Who Does the Dishes?

Journal: 022

katherine-mansfield.jpg
Katherine Mansfield

Following on from my last, I got out of Sydney ok on Wednesday morning and dropped my trailers at Tolls, Perth late Friday, hopefully to be unloaded overnight. I’ve been asked to turn straight around, which I’ve agreed to, Milly’s away working on site till some time next week, but as I write, on Saturday morning, I’m yet to hear from work. Still, I can take today as a 24 hour break and leave this evening.

Despite what I wrote, I did pick up Mothers of the Novel for a while. The next authors after Aphra Benn are Delarivière Manley (1663-1724) and Eliza Haywood (1693-1756). Spender is furious that Manley worked with Jonathon Swift on the Examiner and succeeded him as editor, yet Swift is a celebrated satirist and Manley a forgotten ‘gossip-monger’. Alexander Pope describes her “as one of those shameless scribblers who, in libellous memoirs and novels reveal the faults and misfortunes of both sexes, to the ruin of public fame or disturbance of private happiness.” High, if unintended,  praise! Spender writes:

The entry I would like to see for Delarivière Manley in the history of letters would be as follows: A prolific and innovative writer who helped to develop the genre of fiction by her use of the epistolary form and her introduction of political satire.

I have Haywood’s The History of Miss Betsy Thoughtless (1751) which I had better not read until next year, until I have some Australian reading out of the way. So I will put off dealing with Haywood until then. But Spender, in lamenting that Manley and Haywood had family duties which made it difficult for them to earn an income from writing, includes by way of illustration this extract from a letter from Katherine Mansfield in 1913 to her lover, John Middleton Murry.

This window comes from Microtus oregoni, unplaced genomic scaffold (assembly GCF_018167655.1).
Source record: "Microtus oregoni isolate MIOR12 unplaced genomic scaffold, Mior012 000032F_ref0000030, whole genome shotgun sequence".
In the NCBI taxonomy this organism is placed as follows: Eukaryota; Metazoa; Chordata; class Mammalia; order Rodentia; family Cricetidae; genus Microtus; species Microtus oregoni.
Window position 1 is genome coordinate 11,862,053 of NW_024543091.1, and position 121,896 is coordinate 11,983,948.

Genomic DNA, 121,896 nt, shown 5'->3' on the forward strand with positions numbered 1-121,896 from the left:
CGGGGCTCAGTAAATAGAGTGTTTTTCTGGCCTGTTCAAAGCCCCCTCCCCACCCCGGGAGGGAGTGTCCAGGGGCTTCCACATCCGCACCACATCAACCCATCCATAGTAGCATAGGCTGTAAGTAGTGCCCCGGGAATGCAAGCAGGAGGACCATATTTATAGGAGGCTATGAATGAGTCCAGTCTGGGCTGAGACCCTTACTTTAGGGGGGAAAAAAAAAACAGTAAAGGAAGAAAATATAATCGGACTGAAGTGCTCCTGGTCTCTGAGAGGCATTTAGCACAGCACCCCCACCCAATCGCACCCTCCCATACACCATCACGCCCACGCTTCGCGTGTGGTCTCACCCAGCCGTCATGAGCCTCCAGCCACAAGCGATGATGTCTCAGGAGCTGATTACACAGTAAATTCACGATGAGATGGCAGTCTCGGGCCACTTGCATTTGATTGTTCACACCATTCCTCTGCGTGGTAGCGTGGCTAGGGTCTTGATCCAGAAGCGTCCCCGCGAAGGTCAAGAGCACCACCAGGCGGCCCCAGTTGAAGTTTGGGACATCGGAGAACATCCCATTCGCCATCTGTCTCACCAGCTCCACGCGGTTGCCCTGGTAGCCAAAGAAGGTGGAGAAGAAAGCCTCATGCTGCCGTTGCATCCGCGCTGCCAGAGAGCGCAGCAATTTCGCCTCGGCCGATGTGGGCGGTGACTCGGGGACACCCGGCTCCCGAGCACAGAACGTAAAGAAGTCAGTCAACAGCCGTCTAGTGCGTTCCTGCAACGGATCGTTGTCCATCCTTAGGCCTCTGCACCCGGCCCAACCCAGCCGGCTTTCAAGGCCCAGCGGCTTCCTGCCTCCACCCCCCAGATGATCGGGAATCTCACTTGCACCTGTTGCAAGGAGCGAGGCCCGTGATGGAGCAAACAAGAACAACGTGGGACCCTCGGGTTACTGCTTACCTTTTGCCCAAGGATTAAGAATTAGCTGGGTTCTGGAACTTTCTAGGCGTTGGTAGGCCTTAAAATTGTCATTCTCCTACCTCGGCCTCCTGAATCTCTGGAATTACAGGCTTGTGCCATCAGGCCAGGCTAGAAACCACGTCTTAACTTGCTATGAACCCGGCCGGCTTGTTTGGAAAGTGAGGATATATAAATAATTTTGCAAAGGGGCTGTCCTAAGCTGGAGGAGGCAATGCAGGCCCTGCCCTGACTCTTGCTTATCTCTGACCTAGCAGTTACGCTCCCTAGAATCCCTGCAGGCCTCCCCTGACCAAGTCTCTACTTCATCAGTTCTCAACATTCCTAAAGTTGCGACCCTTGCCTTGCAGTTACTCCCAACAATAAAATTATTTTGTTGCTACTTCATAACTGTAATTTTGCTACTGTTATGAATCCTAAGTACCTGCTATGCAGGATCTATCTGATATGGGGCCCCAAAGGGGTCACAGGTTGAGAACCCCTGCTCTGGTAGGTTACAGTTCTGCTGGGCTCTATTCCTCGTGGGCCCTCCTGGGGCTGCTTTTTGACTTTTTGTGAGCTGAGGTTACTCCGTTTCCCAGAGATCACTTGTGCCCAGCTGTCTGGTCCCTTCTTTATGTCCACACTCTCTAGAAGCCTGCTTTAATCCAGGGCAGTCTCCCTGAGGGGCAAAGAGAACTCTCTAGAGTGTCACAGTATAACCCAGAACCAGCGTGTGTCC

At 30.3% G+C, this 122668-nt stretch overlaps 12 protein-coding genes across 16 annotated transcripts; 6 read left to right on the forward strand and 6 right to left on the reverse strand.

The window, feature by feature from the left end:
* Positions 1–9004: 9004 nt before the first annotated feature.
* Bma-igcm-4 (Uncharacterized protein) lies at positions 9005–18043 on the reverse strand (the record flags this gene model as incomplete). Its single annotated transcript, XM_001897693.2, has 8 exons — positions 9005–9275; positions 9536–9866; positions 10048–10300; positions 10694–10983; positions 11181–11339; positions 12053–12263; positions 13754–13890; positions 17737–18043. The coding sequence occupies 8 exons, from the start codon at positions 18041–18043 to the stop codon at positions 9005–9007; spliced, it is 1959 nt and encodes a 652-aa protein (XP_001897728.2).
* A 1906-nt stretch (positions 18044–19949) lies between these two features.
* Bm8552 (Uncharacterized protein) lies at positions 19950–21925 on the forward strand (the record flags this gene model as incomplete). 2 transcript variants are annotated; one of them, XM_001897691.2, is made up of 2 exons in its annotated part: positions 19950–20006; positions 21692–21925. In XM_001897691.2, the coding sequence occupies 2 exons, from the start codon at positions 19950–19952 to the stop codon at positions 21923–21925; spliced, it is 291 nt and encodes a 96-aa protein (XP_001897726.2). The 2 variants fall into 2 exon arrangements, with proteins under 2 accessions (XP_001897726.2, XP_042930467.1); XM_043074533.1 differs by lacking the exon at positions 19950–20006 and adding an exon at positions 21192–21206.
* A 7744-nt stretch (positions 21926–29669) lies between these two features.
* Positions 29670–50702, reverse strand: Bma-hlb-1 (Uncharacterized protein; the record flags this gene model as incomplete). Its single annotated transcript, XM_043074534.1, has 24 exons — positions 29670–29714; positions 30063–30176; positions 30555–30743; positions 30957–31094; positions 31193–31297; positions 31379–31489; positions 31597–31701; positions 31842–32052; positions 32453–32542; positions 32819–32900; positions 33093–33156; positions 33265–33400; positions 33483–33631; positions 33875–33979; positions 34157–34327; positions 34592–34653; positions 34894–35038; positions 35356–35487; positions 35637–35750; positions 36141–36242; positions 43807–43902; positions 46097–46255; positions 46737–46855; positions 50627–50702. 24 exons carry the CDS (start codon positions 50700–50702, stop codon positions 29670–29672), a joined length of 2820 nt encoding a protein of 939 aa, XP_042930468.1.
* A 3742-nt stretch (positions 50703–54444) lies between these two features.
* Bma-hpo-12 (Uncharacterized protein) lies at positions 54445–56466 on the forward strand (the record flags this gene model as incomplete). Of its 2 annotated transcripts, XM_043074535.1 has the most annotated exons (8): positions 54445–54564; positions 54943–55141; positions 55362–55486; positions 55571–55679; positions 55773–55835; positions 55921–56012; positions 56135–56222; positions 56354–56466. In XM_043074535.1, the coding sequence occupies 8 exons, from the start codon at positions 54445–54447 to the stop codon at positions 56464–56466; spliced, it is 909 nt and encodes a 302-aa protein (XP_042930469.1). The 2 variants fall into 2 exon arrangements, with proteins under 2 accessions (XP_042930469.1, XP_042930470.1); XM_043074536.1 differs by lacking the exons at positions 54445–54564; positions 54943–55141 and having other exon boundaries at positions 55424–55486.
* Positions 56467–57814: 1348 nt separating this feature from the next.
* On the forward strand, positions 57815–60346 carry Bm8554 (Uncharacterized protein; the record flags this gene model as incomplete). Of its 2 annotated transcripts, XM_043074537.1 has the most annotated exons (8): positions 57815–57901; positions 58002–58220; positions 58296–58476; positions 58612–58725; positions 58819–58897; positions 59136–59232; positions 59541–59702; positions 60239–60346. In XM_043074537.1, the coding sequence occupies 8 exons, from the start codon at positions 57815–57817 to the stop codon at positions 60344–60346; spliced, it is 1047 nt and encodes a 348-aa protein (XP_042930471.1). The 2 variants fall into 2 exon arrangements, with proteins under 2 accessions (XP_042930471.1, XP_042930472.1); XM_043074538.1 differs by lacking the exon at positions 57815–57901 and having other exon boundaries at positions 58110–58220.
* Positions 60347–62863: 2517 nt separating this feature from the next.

… the house seems to take up so much time if it isn’t looked after with some sort f method. I mean … when I have to clear up twice over or wash up unnecessary things I get frightfully impatient and want to be working. So often this week, I’ve heard you and Gordon talking while I washed dishes. Well, someone’s got to wash dishes and get food, otherwise – ‘There’s nothing in the house but eggs to eat”. Yes, I hate, hate, hate doing these things that you accept just as all men accept of their women. I can only play the servant with a very bad grace indeed. It’s all very well for females who have nothing else to do … and then you say I am a tyrant, and wonder because I get tired at night! The trouble with women like me is – they can’t keep their nerves out of the job in hand – and Monday after you and Gordon and Lesley have gone I walk about with a mind full of ghosts of saucepans and primus stoves and ‘Will there be enough to go round?’ …. and you calling (whatever I am doing) ‘Tig, isn’t there going to be tea? It’s five o’clock’ as though I were a dilatory housemaid.

I loathe myself today. I detest this woman who ‘superintends’ you and rushes about, slamming doors and slopping water – all untidy with her blouse out and her nails grimed. I am disgusted and repelled by the creature who shouts at you. ‘You might at least empty the pail and wash out the tea leaves!’ Yes, no wonder you ‘come over silent’.